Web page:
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Keywords:

  • fracture mechanics;
  • soil water suction;
  • crack extension;
  • CTOA;
  • J integral;
  • fractography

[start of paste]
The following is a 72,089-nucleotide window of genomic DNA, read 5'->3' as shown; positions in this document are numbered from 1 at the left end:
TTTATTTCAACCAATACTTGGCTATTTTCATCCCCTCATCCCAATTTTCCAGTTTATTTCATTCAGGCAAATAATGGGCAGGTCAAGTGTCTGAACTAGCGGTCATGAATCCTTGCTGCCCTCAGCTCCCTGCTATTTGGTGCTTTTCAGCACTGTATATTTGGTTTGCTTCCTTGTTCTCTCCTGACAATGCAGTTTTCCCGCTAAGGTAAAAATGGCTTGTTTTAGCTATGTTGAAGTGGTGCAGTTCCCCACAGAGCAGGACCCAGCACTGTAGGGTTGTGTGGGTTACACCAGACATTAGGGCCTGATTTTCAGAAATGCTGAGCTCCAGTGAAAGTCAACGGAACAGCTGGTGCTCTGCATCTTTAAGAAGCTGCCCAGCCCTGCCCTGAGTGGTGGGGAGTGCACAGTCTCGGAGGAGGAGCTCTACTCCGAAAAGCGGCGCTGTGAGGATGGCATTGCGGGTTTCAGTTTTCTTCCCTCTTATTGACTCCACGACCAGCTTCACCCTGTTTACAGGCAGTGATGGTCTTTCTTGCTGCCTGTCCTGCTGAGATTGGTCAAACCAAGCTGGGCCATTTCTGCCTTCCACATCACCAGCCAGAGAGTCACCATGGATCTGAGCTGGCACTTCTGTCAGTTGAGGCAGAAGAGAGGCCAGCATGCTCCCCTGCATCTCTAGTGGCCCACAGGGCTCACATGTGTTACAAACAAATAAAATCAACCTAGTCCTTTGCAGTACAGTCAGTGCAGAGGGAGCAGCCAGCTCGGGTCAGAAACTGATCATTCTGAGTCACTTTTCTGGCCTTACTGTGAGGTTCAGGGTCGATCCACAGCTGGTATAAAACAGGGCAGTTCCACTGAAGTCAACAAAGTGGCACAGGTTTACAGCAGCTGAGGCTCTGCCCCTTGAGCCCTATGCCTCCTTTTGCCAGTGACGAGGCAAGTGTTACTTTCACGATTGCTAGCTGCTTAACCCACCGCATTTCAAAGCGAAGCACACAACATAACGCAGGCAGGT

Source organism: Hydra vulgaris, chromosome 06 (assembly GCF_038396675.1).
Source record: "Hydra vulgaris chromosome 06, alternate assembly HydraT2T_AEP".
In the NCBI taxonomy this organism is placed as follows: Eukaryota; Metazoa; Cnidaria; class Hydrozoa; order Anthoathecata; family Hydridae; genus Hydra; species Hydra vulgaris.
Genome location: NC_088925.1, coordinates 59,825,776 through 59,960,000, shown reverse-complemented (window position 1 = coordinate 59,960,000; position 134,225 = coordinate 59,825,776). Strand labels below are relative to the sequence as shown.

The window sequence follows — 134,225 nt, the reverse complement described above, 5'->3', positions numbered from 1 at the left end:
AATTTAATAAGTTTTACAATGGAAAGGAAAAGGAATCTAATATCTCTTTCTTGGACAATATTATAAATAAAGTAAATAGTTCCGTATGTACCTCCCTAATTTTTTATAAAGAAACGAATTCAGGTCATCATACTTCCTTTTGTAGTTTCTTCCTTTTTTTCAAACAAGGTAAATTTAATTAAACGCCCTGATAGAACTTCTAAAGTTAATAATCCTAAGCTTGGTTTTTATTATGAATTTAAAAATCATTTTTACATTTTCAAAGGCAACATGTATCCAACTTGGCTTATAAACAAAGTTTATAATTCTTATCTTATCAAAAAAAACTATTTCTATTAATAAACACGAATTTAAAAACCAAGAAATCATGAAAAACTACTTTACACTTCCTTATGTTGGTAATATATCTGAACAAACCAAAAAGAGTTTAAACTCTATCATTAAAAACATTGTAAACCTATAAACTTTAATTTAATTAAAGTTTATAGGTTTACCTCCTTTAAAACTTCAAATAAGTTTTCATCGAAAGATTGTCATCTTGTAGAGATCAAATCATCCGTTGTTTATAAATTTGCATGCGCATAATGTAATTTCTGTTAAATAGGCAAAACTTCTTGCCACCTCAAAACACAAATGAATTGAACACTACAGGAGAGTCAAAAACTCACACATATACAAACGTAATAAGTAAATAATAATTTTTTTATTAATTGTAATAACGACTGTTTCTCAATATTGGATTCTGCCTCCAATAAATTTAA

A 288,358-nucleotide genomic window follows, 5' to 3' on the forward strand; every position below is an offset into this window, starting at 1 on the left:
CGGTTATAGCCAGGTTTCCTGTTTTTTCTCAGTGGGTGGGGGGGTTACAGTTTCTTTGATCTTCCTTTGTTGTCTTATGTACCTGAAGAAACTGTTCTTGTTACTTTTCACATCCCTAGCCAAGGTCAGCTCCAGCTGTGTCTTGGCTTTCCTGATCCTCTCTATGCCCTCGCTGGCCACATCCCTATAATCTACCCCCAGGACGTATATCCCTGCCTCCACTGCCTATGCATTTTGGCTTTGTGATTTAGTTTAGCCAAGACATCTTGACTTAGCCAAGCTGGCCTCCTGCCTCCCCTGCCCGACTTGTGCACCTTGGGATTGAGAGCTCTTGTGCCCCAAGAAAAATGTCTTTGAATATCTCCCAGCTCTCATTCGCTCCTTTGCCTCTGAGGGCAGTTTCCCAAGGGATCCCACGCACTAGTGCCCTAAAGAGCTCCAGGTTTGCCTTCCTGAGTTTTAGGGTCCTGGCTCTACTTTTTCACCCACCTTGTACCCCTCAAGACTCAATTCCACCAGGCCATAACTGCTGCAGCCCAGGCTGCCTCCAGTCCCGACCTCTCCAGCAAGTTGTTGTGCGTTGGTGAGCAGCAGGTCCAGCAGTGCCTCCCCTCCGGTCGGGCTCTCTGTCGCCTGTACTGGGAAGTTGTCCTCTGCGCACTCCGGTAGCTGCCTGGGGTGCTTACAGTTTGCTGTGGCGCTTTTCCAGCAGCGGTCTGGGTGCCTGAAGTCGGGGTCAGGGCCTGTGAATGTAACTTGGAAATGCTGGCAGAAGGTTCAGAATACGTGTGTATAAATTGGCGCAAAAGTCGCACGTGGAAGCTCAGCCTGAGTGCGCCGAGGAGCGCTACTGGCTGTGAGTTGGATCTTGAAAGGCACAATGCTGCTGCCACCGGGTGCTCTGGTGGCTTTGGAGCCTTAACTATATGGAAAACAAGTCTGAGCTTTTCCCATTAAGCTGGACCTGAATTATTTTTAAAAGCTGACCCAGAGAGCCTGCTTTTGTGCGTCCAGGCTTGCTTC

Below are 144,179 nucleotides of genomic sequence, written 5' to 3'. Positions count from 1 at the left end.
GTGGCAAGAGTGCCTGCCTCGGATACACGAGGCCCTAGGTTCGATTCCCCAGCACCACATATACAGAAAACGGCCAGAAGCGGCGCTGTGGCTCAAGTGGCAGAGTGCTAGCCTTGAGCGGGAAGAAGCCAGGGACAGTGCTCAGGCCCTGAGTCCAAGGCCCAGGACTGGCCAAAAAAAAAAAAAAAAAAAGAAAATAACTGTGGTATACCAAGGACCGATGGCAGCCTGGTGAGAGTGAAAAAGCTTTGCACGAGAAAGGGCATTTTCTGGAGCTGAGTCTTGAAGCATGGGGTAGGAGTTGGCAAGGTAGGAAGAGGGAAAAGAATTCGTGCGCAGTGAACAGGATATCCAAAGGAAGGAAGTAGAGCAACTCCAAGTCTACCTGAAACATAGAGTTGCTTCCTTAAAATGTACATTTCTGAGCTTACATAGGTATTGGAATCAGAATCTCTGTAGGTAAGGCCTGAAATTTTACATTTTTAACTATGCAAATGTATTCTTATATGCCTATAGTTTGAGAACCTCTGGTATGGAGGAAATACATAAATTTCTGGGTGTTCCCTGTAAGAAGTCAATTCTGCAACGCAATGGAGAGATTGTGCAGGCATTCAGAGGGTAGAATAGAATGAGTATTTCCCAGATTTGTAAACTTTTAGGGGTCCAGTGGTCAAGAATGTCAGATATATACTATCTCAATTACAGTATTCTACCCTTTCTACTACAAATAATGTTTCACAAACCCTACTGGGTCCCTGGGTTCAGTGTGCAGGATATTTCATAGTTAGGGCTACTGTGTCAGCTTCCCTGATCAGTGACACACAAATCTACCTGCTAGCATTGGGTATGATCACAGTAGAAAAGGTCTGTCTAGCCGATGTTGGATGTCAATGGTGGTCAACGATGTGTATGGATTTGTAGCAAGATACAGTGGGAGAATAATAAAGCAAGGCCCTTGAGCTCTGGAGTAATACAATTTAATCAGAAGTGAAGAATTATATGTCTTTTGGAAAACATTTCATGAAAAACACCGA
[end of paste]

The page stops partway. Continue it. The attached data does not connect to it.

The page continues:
[1] The mechanics of crack formation and the influence of soil stress history were described using the crack tip opening angle (CTOA) measured with fractography. Two soils were studied: a model soil consisting of 40% Ca-bentonite and 60% fine silica sand and a remolded paddy soil with similar clay content and mineralogy. Fracture testing used deep-notch bend specimens formed by molding soils at the liquid limit into rectangular bars, equilibrating to soil water suction ranging from 5 kPa to 50 kPa (with some 50 kPa specimens wetted to 5 kPa), and inserting a crack 0.4× specimen thickness. Bend tests at a constant displacement rate of 1 mm min−1 provided data on applied force and load point displacement. The growth and geometry of the cracks were quantified from a series of images to determine the CTOA. Modulus of rupture, evaluated from the peak force, increased as water suction increased. However, rewetting did not alter the peak stress from the 50 kPa value, indicating that shrinkage-induced consolidation was more important than the soil water suction at the onset of testing. CTOA measured during stable crack growth decreased with drying. CTOA decreased even further when specimens equilibrated initially to 50 kPa were rewetted to 5 kPa. These results suggested that CTOA was primarily governed by the stiffness, although rewetting probably altered the capillary stresses in advance of the crack tip. Our future work will combine CTOA with a model that couples hydrological and mechanical processes to take into account the dependency of CTOA on the soil water regime so that crack propagation in soil can be predicted.